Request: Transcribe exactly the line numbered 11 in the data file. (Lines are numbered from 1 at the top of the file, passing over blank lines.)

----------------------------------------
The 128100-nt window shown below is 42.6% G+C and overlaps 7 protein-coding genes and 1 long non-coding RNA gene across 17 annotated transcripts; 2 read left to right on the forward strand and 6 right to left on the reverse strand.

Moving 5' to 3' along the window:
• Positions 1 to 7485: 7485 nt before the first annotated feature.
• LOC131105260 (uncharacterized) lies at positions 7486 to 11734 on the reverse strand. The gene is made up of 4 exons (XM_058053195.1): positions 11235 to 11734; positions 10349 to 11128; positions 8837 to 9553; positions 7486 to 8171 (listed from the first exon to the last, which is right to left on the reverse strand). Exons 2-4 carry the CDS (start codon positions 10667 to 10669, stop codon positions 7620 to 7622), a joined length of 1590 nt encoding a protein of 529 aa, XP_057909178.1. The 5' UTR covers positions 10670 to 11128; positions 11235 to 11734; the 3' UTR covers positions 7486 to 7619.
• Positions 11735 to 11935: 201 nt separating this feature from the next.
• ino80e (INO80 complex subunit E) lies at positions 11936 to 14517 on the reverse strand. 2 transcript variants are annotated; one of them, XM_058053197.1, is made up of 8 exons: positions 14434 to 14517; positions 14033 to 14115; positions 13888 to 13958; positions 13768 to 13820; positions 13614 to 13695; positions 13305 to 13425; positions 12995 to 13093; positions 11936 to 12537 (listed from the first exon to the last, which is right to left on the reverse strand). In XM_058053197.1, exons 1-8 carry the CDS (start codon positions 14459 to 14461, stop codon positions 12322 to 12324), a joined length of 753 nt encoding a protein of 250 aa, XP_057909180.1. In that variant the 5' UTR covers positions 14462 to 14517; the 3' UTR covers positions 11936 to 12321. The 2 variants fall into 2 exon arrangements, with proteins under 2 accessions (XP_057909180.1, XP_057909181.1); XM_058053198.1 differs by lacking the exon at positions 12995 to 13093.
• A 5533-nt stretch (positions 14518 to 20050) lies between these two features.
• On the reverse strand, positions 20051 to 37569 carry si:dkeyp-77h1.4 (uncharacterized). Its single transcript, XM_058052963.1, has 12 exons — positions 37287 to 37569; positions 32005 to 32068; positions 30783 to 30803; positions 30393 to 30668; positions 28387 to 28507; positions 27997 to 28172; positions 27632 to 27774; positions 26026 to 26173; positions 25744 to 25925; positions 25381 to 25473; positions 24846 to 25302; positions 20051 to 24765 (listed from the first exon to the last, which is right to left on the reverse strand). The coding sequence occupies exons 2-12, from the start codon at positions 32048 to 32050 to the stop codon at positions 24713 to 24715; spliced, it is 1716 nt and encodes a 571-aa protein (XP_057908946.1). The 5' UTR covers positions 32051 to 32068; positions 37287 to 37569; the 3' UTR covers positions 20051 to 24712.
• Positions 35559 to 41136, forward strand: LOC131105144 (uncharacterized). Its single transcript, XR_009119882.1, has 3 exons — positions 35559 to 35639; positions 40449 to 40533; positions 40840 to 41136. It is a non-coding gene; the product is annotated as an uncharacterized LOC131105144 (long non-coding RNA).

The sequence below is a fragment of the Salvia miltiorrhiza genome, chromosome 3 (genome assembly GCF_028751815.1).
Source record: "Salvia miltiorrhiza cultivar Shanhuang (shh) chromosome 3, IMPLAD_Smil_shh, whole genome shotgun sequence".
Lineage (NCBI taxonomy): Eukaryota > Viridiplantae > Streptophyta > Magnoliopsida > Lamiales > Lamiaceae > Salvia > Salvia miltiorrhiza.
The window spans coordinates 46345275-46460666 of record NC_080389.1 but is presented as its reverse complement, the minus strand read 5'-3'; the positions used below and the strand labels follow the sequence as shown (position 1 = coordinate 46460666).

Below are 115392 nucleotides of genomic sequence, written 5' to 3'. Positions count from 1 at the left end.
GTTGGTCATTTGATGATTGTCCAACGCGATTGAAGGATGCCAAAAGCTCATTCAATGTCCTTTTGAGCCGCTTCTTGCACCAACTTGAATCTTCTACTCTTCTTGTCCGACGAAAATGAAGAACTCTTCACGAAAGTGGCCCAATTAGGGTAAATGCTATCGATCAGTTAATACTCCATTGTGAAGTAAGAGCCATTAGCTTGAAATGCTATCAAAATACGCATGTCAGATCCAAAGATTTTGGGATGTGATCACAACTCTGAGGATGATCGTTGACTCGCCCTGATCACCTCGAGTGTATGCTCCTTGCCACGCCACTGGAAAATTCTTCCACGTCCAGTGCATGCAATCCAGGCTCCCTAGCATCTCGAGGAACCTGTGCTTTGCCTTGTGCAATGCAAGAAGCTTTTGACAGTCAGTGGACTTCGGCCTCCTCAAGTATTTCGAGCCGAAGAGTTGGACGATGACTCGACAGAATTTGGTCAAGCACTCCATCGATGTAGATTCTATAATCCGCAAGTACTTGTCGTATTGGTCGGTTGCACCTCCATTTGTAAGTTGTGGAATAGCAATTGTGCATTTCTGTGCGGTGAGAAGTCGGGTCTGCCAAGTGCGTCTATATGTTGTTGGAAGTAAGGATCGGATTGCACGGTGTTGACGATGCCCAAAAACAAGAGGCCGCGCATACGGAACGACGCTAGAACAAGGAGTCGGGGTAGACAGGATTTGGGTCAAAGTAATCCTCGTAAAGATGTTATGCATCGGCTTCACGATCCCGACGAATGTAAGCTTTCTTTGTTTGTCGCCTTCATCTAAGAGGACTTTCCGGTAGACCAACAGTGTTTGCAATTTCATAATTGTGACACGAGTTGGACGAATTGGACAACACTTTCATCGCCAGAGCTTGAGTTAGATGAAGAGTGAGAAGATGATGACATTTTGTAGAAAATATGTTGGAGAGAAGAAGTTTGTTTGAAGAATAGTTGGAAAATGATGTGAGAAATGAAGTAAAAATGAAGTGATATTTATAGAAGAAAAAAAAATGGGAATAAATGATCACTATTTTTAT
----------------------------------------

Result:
Source record: "Salvia miltiorrhiza cultivar Shanhuang (shh) chromosome 3, IMPLAD_Smil_shh, whole genome shotgun sequence".